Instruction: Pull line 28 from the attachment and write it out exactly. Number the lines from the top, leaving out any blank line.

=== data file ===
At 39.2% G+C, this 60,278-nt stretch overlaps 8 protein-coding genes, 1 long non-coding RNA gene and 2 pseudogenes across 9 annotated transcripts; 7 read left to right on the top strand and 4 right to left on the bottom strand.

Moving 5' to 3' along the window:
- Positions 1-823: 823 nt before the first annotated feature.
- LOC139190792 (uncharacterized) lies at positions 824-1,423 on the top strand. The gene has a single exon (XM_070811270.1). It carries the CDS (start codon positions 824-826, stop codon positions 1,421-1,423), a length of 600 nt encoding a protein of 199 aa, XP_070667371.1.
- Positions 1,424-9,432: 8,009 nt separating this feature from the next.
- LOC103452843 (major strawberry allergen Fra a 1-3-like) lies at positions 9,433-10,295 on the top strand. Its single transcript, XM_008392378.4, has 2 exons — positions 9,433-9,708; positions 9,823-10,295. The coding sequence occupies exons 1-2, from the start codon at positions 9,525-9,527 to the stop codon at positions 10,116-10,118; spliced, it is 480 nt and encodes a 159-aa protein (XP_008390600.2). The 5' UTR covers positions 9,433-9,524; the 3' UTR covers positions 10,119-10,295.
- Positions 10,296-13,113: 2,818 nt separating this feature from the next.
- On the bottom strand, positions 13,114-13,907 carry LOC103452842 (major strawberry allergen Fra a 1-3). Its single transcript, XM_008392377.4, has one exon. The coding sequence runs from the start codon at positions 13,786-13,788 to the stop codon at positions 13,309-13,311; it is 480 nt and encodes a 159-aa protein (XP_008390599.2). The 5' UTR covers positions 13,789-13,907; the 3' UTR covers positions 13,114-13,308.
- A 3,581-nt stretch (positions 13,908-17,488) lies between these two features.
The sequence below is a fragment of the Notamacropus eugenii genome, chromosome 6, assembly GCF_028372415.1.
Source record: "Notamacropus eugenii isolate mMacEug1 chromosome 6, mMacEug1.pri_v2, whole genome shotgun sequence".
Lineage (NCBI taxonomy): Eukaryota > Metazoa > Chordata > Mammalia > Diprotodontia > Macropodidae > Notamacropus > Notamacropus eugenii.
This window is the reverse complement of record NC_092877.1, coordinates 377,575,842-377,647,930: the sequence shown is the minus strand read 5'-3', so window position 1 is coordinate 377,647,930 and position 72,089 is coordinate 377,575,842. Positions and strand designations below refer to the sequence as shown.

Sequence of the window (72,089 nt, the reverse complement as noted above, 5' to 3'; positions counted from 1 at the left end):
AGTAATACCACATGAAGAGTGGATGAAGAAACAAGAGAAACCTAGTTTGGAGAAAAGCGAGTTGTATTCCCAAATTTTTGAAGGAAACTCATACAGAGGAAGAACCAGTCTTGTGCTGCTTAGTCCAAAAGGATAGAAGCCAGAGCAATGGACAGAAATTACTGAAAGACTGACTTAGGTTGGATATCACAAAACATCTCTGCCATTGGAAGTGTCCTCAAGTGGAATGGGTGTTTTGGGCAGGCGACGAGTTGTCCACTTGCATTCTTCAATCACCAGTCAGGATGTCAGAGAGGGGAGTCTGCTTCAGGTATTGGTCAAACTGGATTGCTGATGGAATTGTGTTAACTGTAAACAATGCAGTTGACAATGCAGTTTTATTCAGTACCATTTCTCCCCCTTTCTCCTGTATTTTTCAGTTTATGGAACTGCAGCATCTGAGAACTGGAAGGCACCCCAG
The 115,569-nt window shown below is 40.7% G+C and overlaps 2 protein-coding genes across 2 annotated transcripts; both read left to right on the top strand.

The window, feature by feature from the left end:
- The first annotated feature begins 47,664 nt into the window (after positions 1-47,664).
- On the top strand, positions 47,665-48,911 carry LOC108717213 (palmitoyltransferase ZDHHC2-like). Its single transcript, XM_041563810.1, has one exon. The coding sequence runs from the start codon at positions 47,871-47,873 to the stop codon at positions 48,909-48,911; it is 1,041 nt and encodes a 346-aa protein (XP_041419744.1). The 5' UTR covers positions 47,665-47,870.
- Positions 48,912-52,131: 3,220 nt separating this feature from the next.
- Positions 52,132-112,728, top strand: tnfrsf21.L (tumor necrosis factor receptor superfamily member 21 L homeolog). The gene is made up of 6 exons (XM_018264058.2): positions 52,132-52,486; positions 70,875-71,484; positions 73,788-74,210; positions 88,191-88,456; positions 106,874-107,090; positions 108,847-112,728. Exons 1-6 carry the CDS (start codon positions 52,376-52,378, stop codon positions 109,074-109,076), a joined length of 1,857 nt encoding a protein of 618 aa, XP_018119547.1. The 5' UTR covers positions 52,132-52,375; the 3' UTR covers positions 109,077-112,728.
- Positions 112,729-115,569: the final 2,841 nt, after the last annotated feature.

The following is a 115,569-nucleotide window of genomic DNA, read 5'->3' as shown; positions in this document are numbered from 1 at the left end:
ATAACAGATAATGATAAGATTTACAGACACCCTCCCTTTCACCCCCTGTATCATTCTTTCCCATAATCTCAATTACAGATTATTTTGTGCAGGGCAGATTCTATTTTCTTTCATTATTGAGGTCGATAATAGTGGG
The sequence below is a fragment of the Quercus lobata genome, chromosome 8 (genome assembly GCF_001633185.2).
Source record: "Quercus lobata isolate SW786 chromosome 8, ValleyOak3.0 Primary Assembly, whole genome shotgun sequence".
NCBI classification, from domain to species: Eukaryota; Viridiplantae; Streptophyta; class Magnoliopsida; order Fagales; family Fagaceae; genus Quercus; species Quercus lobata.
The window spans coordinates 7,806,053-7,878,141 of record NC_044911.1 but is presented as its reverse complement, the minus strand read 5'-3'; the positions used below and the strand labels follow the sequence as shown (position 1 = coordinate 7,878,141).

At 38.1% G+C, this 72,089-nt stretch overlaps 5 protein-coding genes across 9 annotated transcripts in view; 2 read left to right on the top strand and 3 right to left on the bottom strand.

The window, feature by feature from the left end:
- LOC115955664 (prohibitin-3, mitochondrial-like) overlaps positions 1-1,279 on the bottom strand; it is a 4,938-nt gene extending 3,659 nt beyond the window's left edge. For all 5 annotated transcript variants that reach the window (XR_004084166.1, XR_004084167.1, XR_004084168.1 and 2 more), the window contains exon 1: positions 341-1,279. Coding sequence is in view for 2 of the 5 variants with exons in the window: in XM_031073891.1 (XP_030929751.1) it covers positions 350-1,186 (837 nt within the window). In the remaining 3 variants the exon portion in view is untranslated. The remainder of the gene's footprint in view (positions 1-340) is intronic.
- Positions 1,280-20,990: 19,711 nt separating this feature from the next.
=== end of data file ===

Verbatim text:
The window spans coordinates 7,806,053-7,878,141 of record NC_044911.1 but is presented as its reverse complement, the minus strand read 5'-3'; the positions used below and the strand labels follow the sequence as shown (position 1 = coordinate 7,878,141).